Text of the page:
Gardening 2020

Winchester

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N NY cat man Several years ago, we planted eight butternut squash plants. They ALL grew! And produced profusely. I forget how many squashes we got from those plants, but Dear Richard said, "NEVER AGAIN!". This year, we planted four butternuts. At last count, we had over two dozen squashes. They're growing on the fence; Rick put them in slings yesterday. They're growing all over the garden; we put crushed gallon milk jugs beneath them, so the squashes don't sit on right on the ground. We do love butternut squash, in soups, to roast, to bake with, etc. But over two dozen? Rick says next year, we are planting one plant. But if something happens to that one plant, we won't have any. I suggested two plants and received "that look" in return.

Our daylilies are done around here, too. We still have some blooming Oriental lilies, but that's it.
 
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posiepurrs

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N NY cat man Several years ago, we planted eight butternut squash plants. They ALL grew! And produced profusely. I forget how many squashes we got from those plants, but Dear Richard said, "NEVER AGAIN!". This year, we planted four butternuts. At last count, we had over two dozen squashes. They're growing on the fence; Rick put them in slings yesterday. They're growing all over the garden; we put crushed gallon milk jugs beneath them, so the squashes don't sit on right on the ground. We do love butternut squash, in soups, to roast, to bake with, etc. But over two dozen? Rick says next year, we are planting one plant. But if something happens to that one plant, we won't have any. I suggested two plants and received "that look" in return.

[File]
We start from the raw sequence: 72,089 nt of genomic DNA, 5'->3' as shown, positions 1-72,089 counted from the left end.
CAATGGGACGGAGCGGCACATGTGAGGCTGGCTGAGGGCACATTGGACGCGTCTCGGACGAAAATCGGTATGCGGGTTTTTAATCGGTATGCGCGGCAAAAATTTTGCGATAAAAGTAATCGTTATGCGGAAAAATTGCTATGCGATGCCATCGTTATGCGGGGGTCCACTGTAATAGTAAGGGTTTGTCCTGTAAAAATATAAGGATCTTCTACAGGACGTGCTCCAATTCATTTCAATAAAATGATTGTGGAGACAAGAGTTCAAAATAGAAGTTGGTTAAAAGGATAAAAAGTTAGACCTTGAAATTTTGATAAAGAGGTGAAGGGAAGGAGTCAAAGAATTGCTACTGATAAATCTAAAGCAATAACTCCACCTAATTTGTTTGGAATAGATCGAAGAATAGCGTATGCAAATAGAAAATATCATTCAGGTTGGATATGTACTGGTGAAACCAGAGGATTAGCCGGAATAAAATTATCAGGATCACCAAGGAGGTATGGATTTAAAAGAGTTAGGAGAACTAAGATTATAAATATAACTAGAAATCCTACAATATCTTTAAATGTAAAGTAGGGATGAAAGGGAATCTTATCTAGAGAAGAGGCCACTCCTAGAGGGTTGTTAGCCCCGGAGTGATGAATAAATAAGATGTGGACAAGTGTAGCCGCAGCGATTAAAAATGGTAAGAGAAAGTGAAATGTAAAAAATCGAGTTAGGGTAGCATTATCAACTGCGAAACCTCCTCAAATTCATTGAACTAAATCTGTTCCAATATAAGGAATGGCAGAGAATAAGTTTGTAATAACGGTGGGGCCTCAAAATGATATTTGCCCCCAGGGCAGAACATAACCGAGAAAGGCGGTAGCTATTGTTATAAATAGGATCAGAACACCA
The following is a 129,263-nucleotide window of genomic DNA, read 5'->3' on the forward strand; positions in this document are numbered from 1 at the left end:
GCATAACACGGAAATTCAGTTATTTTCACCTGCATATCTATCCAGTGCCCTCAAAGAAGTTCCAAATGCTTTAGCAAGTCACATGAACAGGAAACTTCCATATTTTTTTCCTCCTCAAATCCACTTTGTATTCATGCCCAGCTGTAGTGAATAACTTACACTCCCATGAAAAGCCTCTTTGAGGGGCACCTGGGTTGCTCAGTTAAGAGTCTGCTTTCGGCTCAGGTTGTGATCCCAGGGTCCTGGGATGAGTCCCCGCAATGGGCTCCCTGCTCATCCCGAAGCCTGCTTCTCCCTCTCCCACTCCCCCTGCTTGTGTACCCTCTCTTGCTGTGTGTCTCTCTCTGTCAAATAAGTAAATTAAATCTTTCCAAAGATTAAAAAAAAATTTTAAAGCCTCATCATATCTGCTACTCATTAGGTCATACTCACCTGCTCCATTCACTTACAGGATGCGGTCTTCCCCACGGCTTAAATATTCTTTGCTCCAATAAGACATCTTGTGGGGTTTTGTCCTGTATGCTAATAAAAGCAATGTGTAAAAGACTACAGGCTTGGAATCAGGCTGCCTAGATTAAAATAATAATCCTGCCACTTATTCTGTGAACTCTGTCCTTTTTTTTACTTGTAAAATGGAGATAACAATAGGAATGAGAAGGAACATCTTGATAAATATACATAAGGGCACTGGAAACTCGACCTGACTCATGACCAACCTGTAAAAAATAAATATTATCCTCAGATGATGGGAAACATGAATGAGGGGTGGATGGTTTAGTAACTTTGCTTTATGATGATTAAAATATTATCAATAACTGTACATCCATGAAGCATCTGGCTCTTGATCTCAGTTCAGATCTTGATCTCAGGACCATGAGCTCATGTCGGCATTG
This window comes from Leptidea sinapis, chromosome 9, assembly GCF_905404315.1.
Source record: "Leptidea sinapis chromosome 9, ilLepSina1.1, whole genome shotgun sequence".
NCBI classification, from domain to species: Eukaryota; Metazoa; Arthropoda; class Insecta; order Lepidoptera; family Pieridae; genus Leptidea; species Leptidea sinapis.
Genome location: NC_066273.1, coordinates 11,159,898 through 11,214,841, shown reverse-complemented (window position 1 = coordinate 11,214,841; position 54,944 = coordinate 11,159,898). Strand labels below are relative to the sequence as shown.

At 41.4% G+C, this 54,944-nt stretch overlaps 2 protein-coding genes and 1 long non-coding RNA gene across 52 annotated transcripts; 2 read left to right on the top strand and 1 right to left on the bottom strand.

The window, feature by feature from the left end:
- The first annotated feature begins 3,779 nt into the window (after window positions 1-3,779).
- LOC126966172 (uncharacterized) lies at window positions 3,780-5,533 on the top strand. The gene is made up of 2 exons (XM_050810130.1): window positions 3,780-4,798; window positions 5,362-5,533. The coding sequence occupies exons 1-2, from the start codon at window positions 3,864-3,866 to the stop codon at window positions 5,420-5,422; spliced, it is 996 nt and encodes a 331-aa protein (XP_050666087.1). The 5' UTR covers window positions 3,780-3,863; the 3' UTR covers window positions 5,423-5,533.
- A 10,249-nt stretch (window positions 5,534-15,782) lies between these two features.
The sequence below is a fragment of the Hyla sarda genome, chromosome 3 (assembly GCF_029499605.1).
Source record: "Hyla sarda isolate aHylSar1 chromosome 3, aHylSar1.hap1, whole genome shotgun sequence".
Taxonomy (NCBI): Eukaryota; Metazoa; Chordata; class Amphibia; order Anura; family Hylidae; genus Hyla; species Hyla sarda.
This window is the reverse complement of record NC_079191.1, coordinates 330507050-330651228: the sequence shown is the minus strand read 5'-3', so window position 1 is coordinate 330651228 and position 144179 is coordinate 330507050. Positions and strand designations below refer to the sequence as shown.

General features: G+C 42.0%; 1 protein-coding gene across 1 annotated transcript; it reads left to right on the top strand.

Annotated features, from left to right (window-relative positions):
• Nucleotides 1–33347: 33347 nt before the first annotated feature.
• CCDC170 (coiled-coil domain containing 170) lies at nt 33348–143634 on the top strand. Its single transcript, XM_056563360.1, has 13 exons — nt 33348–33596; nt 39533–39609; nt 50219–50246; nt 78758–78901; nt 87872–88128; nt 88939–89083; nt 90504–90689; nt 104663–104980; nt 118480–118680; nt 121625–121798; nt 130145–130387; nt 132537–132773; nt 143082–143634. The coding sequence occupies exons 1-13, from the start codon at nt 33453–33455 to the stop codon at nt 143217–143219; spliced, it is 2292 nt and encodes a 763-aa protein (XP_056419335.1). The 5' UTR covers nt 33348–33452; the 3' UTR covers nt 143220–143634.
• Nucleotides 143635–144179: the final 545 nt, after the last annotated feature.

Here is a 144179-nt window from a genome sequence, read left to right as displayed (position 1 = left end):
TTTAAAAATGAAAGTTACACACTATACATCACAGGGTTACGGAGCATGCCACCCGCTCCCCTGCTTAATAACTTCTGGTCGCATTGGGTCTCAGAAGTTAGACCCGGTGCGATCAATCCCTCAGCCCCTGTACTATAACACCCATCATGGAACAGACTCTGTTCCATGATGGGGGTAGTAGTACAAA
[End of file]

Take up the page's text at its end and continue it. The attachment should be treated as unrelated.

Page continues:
Our daylilies are done around here, too. We still have some blooming Oriental lilies, but that's it.
Sounds like me with summer squash. I intended to only plant 2 this year (2 in case one didn't make it). I must have dropped some seed though because I have4 plants and they are the only thing in the garden that are going crazy. My husband isn't fond of squash so I only fix it once in awhile, but I love it. I had so much squash that yesterday I tried a recipe for pickled squash. I have never had it before so don't know if I will like it. It is refrigerator pickles so they aren't ready yet. Hubby says he won't eat it.
 

NY cat man

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N NY cat man Several years ago, we planted eight butternut squash plants. They ALL grew! And produced profusely. I forget how many squashes we got from those plants, but Dear Richard said, "NEVER AGAIN!". This year, we planted four butternuts. At last count, we had over two dozen squashes. They're growing on the fence; Rick put them in slings yesterday. They're growing all over the garden; we put crushed gallon milk jugs beneath them, so the squashes don't sit on right on the ground. We do love butternut squash, in soups, to roast, to bake with, etc. But over two dozen? Rick says next year, we are planting one plant. But if something happens to that one plant, we won't have any. I suggested two plants and received "that look" in return.

Our daylilies are done around here, too. We still have some blooming Oriental lilies, but that's it.
Yeah, I like butternut and acorn squash as well, but we just don't have the available space to grow them. Funny thing though- I hate summer squash and zucchini.
 

MoochNNoodles